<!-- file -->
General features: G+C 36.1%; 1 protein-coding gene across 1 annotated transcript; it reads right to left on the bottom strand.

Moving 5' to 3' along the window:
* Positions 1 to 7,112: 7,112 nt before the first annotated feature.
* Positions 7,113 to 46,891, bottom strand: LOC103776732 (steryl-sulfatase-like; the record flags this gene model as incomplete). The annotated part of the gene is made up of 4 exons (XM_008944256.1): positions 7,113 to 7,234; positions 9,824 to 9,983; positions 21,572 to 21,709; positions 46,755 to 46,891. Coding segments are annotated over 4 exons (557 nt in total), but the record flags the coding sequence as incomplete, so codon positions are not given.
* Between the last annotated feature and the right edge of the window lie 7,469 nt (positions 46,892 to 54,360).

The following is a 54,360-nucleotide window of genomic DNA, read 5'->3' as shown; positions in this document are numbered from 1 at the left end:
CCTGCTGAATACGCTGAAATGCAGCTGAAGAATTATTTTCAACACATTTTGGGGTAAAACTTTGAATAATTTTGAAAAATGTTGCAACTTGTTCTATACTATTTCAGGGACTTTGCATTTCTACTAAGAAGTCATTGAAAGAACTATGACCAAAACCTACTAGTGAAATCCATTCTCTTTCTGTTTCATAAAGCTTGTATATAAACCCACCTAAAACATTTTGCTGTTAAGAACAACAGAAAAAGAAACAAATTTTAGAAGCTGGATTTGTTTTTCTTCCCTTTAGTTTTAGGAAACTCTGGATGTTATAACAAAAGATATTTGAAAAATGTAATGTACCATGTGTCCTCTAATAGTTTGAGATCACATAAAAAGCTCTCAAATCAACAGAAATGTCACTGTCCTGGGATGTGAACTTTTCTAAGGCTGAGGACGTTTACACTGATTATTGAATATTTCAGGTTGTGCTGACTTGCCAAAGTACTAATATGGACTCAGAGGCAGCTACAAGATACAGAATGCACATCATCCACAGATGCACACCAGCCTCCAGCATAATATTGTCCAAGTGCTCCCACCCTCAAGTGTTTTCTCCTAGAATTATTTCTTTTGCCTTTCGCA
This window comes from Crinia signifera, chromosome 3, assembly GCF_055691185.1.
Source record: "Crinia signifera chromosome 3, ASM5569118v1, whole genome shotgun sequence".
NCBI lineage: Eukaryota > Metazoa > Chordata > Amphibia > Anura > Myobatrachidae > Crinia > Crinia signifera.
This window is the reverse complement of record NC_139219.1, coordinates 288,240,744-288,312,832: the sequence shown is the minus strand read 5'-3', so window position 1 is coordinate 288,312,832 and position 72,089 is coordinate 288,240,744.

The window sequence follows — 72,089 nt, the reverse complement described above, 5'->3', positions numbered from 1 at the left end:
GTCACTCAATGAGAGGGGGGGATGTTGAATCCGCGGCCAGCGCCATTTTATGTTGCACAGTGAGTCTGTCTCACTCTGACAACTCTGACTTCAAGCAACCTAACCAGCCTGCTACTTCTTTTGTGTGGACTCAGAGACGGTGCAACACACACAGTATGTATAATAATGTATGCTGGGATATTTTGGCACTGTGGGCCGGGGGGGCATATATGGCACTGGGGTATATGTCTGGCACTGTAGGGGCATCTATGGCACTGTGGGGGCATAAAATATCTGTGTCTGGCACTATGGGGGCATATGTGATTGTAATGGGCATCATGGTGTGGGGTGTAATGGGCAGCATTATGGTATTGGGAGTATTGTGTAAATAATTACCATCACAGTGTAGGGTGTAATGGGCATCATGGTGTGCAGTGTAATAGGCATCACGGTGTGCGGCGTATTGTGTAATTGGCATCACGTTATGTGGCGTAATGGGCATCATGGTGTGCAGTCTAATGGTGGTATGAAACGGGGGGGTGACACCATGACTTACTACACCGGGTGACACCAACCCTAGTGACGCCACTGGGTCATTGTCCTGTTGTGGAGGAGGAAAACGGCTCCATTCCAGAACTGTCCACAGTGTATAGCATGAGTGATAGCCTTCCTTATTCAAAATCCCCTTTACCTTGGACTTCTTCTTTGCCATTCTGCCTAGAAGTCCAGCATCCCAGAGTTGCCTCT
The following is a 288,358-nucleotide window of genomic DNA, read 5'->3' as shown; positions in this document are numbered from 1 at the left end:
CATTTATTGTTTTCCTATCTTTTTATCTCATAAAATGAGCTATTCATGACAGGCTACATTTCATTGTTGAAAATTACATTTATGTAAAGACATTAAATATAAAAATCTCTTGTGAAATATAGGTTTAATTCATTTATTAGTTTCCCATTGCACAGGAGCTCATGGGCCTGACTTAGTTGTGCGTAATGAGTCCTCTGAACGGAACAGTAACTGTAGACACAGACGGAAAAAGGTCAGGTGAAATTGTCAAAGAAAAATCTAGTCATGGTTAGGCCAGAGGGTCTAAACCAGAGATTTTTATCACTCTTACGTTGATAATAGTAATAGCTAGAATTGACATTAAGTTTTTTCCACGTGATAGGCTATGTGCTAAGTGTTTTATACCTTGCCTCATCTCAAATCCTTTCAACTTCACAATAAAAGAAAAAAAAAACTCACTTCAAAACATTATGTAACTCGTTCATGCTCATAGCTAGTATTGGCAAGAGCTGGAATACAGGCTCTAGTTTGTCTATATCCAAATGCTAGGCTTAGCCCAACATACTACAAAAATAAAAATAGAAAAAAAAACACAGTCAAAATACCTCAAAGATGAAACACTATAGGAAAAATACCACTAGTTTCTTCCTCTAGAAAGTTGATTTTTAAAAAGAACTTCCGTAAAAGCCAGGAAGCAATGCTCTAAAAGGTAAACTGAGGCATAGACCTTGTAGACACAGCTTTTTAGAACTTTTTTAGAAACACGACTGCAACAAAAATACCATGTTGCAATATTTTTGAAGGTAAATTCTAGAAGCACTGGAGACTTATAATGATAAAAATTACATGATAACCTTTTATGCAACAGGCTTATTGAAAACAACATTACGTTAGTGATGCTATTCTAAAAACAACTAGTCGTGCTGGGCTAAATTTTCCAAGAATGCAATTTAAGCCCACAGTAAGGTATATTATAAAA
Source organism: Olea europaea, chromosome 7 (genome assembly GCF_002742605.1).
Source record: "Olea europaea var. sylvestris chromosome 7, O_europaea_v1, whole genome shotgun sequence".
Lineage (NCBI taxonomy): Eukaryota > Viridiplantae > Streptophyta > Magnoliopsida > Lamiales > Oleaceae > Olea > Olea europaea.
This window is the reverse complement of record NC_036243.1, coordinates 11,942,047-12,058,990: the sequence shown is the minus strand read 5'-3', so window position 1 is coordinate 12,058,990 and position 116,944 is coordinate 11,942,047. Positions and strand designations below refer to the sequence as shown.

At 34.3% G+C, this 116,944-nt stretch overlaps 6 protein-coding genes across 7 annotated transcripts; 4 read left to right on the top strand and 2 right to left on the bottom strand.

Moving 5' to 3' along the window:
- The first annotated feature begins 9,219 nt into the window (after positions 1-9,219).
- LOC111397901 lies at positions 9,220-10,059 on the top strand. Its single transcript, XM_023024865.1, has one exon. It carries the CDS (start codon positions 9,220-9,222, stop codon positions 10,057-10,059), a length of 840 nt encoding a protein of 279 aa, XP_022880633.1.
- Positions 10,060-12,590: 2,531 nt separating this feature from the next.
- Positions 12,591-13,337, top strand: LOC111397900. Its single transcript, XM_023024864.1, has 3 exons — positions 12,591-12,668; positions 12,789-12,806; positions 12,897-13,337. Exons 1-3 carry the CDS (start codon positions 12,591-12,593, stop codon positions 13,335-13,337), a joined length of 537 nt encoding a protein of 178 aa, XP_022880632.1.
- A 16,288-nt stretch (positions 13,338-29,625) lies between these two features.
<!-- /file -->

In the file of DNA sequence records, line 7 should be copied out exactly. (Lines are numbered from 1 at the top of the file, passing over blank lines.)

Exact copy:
CCTGCTGAATACGCTGAAATGCAGCTGAAGAATTATTTTCAACACATTTTGGGGTAAAACTTTGAATAATTTTGAAAAATGTTGCAACTTGTTCTATACTATTTCAGGGACTTTGCATTTCTACTAAGAAGTCATTGAAAGAACTATGACCAAAACCTACTAGTGAAATCCATTCTCTTTCTGTTTCATAAAGCTTGTATATAAACCCACCTAAAACATTTTGCTGTTAAGAACAACAGAAAAAGAAACAAATTTTAGAAGCTGGATTTGTTTTTCTTCCCTTTAGTTTTAGGAAACTCTGGATGTTATAACAAAAGATATTTGAAAAATGTAATGTACCATGTGTCCTCTAATAGTTTGAGATCACATAAAAAGCTCTCAAATCAACAGAAATGTCACTGTCCTGGGATGTGAACTTTTCTAAGGCTGAGGACGTTTACACTGATTATTGAATATTTCAGGTTGTGCTGACTTGCCAAAGTACTAATATGGACTCAGAGGCAGCTACAAGATACAGAATGCACATCATCCACAGATGCACACCAGCCTCCAGCATAATATTGTCCAAGTGCTCCCACCCTCAAGTGTTTTCTCCTAGAATTATTTCTTTTGCCTTTCGCA